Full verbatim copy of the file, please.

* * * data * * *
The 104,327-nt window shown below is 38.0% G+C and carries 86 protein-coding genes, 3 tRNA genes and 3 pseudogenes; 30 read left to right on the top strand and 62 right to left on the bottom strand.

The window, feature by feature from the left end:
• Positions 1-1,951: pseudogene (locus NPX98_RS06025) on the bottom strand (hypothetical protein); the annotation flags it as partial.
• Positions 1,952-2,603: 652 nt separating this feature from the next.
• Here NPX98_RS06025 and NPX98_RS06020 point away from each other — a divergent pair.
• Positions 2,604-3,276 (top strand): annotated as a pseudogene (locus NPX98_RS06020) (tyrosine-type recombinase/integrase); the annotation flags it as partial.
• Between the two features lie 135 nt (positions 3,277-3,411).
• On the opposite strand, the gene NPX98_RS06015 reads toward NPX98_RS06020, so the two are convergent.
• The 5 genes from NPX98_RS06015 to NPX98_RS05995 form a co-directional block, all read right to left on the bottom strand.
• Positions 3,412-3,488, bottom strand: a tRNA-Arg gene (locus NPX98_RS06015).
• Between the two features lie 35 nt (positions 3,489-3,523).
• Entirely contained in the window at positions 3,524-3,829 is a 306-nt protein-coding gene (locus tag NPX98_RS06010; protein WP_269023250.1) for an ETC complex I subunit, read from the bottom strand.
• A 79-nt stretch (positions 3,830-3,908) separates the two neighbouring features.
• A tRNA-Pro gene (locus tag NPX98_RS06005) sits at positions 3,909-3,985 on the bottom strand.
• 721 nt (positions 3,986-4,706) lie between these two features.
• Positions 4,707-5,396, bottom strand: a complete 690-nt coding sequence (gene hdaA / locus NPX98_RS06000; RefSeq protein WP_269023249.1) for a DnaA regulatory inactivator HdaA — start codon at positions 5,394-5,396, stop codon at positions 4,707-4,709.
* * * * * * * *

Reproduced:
The 104,327-nt window shown below is 38.0% G+C and carries 86 protein-coding genes, 3 tRNA genes and 3 pseudogenes; 30 read left to right on the top strand and 62 right to left on the bottom strand.

The window, feature by feature from the left end:
• Positions 1-1,951: pseudogene (locus NPX98_RS06025) on the bottom strand (hypothetical protein); the annotation flags it as partial.
• Positions 1,952-2,603: 652 nt separating this feature from the next.
• Here NPX98_RS06025 and NPX98_RS06020 point away from each other — a divergent pair.
• Positions 2,604-3,276 (top strand): annotated as a pseudogene (locus NPX98_RS06020) (tyrosine-type recombinase/integrase); the annotation flags it as partial.
• Between the two features lie 135 nt (positions 3,277-3,411).
• On the opposite strand, the gene NPX98_RS06015 reads toward NPX98_RS06020, so the two are convergent.
• The 5 genes from NPX98_RS06015 to NPX98_RS05995 form a co-directional block, all read right to left on the bottom strand.
• Positions 3,412-3,488, bottom strand: a tRNA-Arg gene (locus NPX98_RS06015).
• Between the two features lie 35 nt (positions 3,489-3,523).
• Entirely contained in the window at positions 3,524-3,829 is a 306-nt protein-coding gene (locus tag NPX98_RS06010; protein WP_269023250.1) for an ETC complex I subunit, read from the bottom strand.
• A 79-nt stretch (positions 3,830-3,908) separates the two neighbouring features.
• A tRNA-Pro gene (locus tag NPX98_RS06005) sits at positions 3,909-3,985 on the bottom strand.
• 721 nt (positions 3,986-4,706) lie between these two features.
• Positions 4,707-5,396, bottom strand: a complete 690-nt coding sequence (gene hdaA / locus NPX98_RS06000; RefSeq protein WP_269023249.1) for a DnaA regulatory inactivator HdaA — start codon at positions 5,394-5,396, stop codon at positions 4,707-4,709.